‘How long since you ate some chocolate?’ my husband says.
‘Six and a half weeks,’ I reply, bright-eyed.
We’d been in his parents’ kitchen earlier and his mum had pulled out some super dark and bitter stuff which, to be fair, I don’t really like anyway (I’m a golosa – sweet tooth) and for the first time ever, I hadn’t eaten any.
‘Maybe you should start again,’ he said gently. ‘Just a piece every now and then, you know.’ My hackles went straight up. It seemed like the equivalent of telling an alcoholic to ‘just have a glass of wine’.
I understood what he was saying. Moderation is, of course the key to a long, happy, health life and the antidote to a restrictive, boring, miserable one.
But he’s good at moderation. He’s grown up active, healthy fit: he indulges sometimes and pulls back sometimes. He’s well-practised in good judgement in this arena.
Since I can remember, I’ve attached emotion to food. Predominantly fear. Shame and guilt have had bit parts too. Frustration, confusion have had their days in the sun. I felt like a pinball in a machine. For years.
There has been a lot of psychological baggage to unpack; a lot of behaviours to un-learn, a lot of utter garbage in terms of nutritional advice to filter through.
Food is pretty important: unlike alcohol, you can’t just not eat (trust me, I tried it). And it’s the same stimulus-reward circuit in the brain that’s employed both in disordered eating and other types of addiction. For something so fundamental, we mess it up so monumentally. I’m too old to have even had social media growing up: I had the internet, and that was enough. Hours wasted ready articles that were full of total crap (sorry not sorry) about the latest diet fad. There was a stage where I could have given you the macro nutritional profiles of most of the stuff that fills the shelves at Woolies or Tesco or Whole Foods. These days not so much. When I buy bread from the bakery next door I don’t know how much it weighs, and there are definitely no nutritional profiles on the paper bag it comes in.
The times I’ve felt the saddest or most anxious are the times I’ve been the smallest. Cue: getting told by parents of friends in my final year of school that ‘I’ll take you to the doctor if you get any skinnier’; losing seven kilos in five weeks after a breakup and having my adored clients at fitness studios ask me what eating plan I was on because I looked ‘fantastic’. ‘The anxiety plan’ I replied, deadpan.
The moderation thing? I think it’s a matter of trust. You need to know you’re not going to balloon from eating Christmas lunch, or having a piece of cake every now and then. It takes practice. And compassion.
It’s also about knowing it’s ok to take up space in the world: physical space as well as intellectual space. That it’s ok to be here. Yeah, it’s that fundamental. Especially for women.
I have slowly cultivated my more positive body image, my appreciation for what this physical house I live in can do. I am excited to see what it still can do in the future. And while I have weeded out negative thoughts and habits, it has been slow. I don’t use that word carelessly. It’s taken time and effort that I have therefore not been able to dedicate to other parts of my life. I avoid thinking about just how much that learning and unlearning has cost me: I could probably have studied nuclear science by now. Or at least finished my law degree…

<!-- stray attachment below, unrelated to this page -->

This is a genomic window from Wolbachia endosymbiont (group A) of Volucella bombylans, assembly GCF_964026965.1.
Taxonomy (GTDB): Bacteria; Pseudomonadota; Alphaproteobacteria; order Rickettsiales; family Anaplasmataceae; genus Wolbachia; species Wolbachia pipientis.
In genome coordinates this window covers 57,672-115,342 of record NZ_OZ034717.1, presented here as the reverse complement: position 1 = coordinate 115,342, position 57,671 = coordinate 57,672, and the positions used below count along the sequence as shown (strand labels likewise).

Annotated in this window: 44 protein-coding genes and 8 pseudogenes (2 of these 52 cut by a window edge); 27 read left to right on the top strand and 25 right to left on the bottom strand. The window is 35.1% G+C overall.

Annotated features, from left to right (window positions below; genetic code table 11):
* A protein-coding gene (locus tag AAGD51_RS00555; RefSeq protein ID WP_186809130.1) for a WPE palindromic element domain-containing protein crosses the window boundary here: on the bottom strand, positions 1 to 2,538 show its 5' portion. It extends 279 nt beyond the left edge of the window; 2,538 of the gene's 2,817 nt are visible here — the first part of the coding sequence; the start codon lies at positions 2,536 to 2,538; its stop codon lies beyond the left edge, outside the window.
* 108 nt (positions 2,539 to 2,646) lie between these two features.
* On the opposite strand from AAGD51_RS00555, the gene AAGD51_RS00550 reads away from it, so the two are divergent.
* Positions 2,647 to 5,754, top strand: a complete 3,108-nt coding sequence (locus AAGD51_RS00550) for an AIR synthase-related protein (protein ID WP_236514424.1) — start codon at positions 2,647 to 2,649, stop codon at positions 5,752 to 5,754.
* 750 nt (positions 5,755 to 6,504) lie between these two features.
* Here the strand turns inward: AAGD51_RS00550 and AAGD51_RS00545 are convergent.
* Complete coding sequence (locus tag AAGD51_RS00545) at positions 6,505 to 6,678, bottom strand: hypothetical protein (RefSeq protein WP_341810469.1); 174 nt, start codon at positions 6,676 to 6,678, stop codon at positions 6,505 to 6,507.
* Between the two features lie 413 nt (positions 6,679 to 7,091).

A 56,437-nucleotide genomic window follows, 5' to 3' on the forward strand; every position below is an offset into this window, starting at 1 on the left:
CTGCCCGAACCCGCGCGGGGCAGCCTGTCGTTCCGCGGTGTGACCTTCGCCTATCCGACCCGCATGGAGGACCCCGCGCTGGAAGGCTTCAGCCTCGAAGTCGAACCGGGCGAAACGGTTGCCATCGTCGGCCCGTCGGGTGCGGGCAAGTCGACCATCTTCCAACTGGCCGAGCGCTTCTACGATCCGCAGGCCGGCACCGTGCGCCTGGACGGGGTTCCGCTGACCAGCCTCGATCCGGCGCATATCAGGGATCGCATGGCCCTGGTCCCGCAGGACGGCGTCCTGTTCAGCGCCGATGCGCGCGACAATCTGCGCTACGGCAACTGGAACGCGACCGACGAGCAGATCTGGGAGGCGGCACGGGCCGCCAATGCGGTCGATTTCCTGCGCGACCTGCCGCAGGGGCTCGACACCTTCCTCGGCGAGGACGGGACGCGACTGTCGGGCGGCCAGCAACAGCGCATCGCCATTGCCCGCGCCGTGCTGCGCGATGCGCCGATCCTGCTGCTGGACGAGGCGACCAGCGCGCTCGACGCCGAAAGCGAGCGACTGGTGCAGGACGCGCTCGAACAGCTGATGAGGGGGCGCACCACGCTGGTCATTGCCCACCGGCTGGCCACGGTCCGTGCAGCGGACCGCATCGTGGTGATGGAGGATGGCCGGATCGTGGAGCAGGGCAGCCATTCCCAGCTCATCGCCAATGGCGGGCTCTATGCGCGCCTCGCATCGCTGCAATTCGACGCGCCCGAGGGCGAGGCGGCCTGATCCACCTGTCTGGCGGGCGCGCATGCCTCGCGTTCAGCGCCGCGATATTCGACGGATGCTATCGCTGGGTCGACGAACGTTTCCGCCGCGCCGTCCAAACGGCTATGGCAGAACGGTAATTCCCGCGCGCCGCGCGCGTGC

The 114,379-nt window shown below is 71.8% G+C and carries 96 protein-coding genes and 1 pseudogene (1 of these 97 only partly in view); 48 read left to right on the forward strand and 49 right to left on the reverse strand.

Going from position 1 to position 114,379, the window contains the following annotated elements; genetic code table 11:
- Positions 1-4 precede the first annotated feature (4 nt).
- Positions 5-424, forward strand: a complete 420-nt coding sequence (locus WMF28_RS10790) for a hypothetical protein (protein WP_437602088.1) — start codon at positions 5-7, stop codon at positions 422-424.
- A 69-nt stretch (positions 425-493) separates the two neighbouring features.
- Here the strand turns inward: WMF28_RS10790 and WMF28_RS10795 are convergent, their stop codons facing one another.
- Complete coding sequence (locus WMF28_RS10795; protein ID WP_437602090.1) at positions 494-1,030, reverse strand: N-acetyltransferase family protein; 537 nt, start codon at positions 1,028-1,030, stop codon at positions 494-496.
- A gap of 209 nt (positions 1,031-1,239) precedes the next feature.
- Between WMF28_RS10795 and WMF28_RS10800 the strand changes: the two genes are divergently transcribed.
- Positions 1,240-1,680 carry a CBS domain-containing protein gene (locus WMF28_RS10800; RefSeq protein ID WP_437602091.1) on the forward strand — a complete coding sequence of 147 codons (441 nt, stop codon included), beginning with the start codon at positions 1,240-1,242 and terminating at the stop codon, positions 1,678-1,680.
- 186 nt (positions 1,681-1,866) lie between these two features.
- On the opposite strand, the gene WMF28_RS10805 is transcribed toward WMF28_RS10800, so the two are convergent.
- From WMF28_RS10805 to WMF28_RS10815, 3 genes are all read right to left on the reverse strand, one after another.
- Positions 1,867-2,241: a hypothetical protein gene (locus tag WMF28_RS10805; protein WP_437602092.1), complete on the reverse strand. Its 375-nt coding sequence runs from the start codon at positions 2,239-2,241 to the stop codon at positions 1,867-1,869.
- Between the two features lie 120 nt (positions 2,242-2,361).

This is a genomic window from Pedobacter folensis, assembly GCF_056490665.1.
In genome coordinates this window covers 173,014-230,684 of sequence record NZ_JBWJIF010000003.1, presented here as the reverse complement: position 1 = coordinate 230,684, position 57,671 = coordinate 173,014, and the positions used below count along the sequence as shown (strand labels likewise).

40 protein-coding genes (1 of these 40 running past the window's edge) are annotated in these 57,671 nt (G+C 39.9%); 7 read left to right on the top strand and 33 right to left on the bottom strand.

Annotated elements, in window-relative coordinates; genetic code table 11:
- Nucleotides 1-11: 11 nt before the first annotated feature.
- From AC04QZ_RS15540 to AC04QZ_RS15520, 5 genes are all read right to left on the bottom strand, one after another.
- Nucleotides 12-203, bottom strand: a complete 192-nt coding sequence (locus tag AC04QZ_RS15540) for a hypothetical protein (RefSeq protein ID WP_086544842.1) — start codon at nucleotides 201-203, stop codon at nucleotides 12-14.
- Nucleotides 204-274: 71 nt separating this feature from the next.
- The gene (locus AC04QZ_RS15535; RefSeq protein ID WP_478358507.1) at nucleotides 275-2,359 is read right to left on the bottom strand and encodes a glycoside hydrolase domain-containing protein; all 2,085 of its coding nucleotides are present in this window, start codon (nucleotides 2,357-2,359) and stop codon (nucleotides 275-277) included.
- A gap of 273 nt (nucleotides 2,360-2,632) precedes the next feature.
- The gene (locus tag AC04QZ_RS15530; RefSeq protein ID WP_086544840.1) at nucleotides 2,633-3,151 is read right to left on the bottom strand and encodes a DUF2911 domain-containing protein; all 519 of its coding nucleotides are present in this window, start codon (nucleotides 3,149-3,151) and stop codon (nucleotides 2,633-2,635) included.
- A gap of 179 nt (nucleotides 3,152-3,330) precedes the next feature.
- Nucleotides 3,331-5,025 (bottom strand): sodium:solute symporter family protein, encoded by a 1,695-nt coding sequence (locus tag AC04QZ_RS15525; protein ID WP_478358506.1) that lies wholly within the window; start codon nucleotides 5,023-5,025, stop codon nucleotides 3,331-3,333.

It’s been re-introducing bacon, and gluten, and finally the ultimate nemesis: pizza (Italy, I know, I live in Italy, the irony, the irony); it’s been learning what a hungry stomach feels like; and what a full one feels like. To sit with my husband (before-he-was-my-husband) while he fed me pasta. To not always carry snacks around ‘in case’ I got hungry. In a world where nobody I know is starving, where my house has food andwhere there are places I can always get it if I need it, it was a psychological crutch. End of story.
It’s meant taking time to breathe while I do all this. That there are no shortcuts. And there are no medals at the end of it.
The reason I had to stop eating chocolate for a while? There were days I would eat a whole block. Or hide it in the pantry. Or have a block in my handbag. We laugh off ‘wine mums’ and ‘binging’ on a Friday night while we watch The Bachelor. Or The Bachelor in Paradise. I probably have the wrong show and the wrong day but I don’t have a TV, so I’m not that up in pop culture.
Either way - if you’re still reading after that confession, we normalise this sort of behaviour as if it were ok. It’s not. It’s not ok for our health and it’s not ok for our minds. And I reckon most of us know that, if we dig deep enough and are honest with ourselves. Binge is a pretty serious word, and alcoholism laughed off in memes isn’t funny.
I had the ‘raw’ chocolate period too. I remember justifying eating a Pana Chocolate bar as a substitute for breakfast early one Saturday morning in Bondi, when I was on a business development trip for a health food company (more irony) I used to run by telling myself I had a busy day and had arrived on a late flight. Eggs and veggies is a healthy breakfast. Oats and fruit is a healthy breakfast. Christ even Vegemite on wholemeal toast is a pretty ok start to the day. Chocolate isn’t. And let’s be honest - for the price of raw chocolate I probably could have got eggs on toast in Sydney. No avocado though, right?
So when eight weeks rolls around this week I’ll see how I feel about it all and whether I’m ready to break our ‘break’. Because it wasn’t just a sugar addiction: it was seeking food as comfort or distraction that was the real habit I had to ditch. Demonstrating to myself that I could be ok without that little (or big) Kinder in my handbag was crucial. I wanted more from life than to be held hostage by food. I wanted to be free from the power it held over me. And now I am. And now it’s time to keep weeding that garden.